Who Should Get a Skin Cancer Screening and How Often?

After so much isolation during the global pandemic, you’re probably ready to get outside. Perhaps you’re planning a summer trip to the beach or simply going to enjoy time at the neighborhood pool. 

The sun’s rays make you feel good, and your body makes essential vitamin D from being exposed to sunlight. 

But too much sun exposure over a period of time can cause skin cancer. The number of people who are diagnosed with melanoma, the most serious and potentially deadly form of skin cancer, has steadily increased in recent years. That’s why skin cancer screening is so important. 

Our board-certified dermatologists at Seacoast Dermatology do full-body screenings that provide the reassurance you need that your skin is in good health. If we do find something suspicious, your regular screenings means that the abnormal cells likely haven’t had time to spread, so we can remove any skin cancer cells before they’re a threat to your health.  

How often should I get screened for skin cancer? 

May is Skin Cancer Awareness Month, bringing more awareness of skin cancer to the general public. The Skin Cancer Foundation recommends that everyone get screened for skin cancer once a year and more frequently if you’re at increased risk for skin cancer. 

What happens during a skin cancer screening? 

We examine your skin from the top of your head all the way down to your toes. You can’t easily see the top of your head or the area at the back of your neck and behind the ears. It’s also difficult for you to see your back. We use a magnifying device if we see something suspicious. 

If there is a questionable mole or spot on your skin, we biopsy it by taking a small sample of cells from the area and sending it to a lab. 

When we get the results, we call you to let you know whether the spot is cancerous. If it is, we make a follow-up appointment for you and explain the best type of minor surgery to eliminate the abnormal cells.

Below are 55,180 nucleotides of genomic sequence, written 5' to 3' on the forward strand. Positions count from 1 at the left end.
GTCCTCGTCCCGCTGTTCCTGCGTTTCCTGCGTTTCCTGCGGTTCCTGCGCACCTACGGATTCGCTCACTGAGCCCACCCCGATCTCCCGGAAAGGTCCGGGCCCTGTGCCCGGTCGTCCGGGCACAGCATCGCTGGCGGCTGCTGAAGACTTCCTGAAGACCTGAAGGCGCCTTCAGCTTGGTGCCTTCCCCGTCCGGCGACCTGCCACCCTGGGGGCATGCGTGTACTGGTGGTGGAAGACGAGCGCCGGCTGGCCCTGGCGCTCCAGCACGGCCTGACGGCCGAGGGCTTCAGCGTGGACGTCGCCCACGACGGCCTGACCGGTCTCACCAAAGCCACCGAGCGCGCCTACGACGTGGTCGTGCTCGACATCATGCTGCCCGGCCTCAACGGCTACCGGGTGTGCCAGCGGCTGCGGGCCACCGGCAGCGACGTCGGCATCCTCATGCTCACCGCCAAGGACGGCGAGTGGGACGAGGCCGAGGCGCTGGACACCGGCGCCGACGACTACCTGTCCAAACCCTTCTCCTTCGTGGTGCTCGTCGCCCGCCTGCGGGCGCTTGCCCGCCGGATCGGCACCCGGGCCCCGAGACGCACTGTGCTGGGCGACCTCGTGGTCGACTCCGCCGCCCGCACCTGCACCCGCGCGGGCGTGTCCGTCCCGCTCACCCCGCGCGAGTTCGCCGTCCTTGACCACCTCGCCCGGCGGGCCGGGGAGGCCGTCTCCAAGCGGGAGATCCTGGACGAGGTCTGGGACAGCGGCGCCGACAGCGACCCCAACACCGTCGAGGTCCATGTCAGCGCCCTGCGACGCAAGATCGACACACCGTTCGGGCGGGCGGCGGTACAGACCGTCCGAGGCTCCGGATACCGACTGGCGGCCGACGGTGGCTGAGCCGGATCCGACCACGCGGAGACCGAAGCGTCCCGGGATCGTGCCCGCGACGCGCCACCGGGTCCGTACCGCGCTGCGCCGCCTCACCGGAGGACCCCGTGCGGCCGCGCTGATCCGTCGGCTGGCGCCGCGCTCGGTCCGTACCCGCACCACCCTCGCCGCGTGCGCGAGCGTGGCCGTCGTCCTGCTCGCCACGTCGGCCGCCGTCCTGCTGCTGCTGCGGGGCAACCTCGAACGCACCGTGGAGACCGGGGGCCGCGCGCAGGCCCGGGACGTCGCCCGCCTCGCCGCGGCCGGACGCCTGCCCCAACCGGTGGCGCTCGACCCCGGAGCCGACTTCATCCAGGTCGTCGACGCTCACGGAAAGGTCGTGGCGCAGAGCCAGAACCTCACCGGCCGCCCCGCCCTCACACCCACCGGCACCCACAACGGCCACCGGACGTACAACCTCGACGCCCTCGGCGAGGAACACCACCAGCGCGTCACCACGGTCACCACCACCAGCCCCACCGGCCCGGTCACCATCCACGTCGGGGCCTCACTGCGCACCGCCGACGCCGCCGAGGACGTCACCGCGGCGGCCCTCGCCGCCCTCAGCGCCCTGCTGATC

Who’s at increased risk for skin cancer? 

Skin cancer is easy to miss because it usually doesn’t cause any pain. Following are circumstances that increase your skin cancer risk. 

Fair skin and/or red hair 

If your skin is very fair and your skin burns quickly when exposed to sun, you’re more at risk for skin cancer than the general population. 

Why take the chance? Use high protective factor suntan lotion and wear a hat and sun-protective clothing if you must work or be in the sun for long periods of time. Better yet, try to stay out of the sun. 


Did you know that getting a sunburn is the root cause of most cases of skin cancer? Even if you have dark skin and usually tan without burning, you can get skin cancer from too much sun. 

Think twice before going out without sunscreen with a high protective factor. Just one intense sunburn when you’re young increases your risk of melanoma in adulthood. Repeated exposure to the sun over your lifetime can alter a gene that suppresses tumors so that damaged cells are more likely to become cancerous. 

Indoor and outdoor tanning 

Stay away from tanning beds. A tanning bed session before you’re 35 years old increases your risk of melanoma by 75%. When your skin tans, although it looks healthy, it actually means your skin cells are damaged.  


Is your skin populated with lots of moles? Are some of them asymmetrical? While they may be seen as beauty marks, they actually place you at greater risk for melanoma than people without as many moles. 

Call or book an appointment online today with our team at Seacoast Dermatology. Our offices are located in Portsmouth, Dover, and Exeter, New Hampshire.

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